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Hoffmann, R. A wiki for the life sciences where authorship matters. Nature Genetics (2008)

Model of maltose-binding protein/chemoreceptor complex supports intrasubunit signaling mechanism.

The Tar protein of Escherichia coli is unique among known bacterial chemoreceptors in that it generates additive responses to two very disparate ligands, aspartate and maltose. Aspartate binds directly to the periplasmic (extracytoplasmic) domain of Tar. Maltose first binds to maltose-binding protein (MBP). MBP then assumes a closed conformation in which it can interact with the periplasmic domain of Tar. MBP residues critical for binding Tar were identified in a screen of mutations that cause specific defects in maltose chemotaxis. Mutations were introduced into a plasmid-borne malE gene that encodes a mutant form of MBP in which two engineered Cys residues spontaneously generate a disulfide bond in the oxidizing environment of the periplasmic space. This disulfide covalently crosslinks the NH3-terminal and COOH-terminal domains of MBP and locks the protein into a closed conformation. Double-Cys MBP confers a dominant-negative phenotype for maltose taxis, and we reasoned that third mutations that relieve this negative dominance probably alter residues that are important for the initial interaction of MBP with Tar. The published three-dimensional structures of MBP and the periplasmic domain of E. coli Tar were docked in a computer simulation that juxtaposed the residues in MBP identified in this way with residues in Tar that have been implicated in maltose taxis. The resulting model of the MBP-Tar complex exhibits good complementarity between the surfaces of the two proteins and supports the idea that aspartate and MBP may each initiate an attractant signal through Tar by inducing similar conformational changes in the chemoreceptor.[1]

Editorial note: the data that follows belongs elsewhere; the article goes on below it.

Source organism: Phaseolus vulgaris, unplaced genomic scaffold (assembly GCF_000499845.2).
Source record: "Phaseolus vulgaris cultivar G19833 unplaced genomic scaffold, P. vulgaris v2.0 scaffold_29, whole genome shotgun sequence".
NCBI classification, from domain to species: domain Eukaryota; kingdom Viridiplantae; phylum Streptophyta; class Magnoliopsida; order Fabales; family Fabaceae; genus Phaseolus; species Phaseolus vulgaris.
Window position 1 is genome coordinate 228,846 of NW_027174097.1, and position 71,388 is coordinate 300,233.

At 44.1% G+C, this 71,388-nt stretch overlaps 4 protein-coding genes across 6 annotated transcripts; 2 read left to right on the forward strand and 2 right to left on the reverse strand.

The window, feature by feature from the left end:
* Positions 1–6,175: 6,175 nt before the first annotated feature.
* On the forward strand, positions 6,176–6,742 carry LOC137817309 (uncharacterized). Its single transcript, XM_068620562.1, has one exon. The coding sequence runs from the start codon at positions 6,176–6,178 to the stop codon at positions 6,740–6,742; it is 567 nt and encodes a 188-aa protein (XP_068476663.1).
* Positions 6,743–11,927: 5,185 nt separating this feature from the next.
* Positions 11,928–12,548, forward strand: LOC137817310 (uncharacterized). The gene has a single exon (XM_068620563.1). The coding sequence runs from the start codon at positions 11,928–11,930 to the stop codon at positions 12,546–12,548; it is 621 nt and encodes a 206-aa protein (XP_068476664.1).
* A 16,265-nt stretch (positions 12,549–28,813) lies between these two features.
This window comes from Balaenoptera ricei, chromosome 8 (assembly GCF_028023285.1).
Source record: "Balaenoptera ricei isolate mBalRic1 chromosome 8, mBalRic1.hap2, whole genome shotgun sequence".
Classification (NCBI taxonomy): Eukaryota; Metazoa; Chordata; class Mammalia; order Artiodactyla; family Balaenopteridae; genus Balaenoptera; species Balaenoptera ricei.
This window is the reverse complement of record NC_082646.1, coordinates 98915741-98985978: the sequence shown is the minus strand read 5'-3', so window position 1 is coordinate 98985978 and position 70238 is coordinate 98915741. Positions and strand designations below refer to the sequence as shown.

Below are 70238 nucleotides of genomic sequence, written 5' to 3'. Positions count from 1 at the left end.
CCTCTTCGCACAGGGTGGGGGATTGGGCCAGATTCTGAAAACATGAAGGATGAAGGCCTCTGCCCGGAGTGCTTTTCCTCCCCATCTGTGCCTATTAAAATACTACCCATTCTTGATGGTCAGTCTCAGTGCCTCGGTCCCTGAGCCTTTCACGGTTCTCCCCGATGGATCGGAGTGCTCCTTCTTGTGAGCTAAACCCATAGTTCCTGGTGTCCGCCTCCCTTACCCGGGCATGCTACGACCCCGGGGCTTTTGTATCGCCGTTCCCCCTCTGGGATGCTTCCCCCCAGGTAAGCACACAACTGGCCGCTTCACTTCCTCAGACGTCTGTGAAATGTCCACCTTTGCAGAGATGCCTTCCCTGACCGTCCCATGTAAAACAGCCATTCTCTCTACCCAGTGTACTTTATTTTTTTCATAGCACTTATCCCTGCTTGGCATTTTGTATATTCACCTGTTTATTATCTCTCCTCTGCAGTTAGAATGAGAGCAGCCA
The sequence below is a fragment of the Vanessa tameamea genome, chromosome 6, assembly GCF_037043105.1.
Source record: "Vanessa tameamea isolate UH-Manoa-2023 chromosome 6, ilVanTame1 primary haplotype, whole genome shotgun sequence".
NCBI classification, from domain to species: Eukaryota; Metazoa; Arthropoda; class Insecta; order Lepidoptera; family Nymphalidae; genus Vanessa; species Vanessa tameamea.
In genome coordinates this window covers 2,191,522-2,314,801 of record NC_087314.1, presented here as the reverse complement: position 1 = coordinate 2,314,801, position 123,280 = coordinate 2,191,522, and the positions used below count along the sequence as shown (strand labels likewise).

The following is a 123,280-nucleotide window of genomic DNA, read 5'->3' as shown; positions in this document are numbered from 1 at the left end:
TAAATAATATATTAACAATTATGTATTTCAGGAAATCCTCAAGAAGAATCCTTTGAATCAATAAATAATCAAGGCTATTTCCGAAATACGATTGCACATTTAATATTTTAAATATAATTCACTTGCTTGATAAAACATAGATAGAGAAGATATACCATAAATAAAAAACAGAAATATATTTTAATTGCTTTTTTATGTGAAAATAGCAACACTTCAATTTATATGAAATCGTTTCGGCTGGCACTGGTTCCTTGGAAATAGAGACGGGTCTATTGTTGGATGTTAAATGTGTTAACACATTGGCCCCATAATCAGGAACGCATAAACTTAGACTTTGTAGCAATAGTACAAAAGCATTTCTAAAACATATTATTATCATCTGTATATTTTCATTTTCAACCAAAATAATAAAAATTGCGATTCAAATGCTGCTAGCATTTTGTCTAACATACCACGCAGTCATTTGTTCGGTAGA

1. Model of maltose-binding protein/chemoreceptor complex supports intrasubunit signaling mechanism. Zhang, Y., Gardina, P.J., Kuebler, A.S., Kang, H.S., Christopher, J.A., Manson, M.D. Proc. Natl. Acad. Sci. U.S.A. (1999) [Pubmed]
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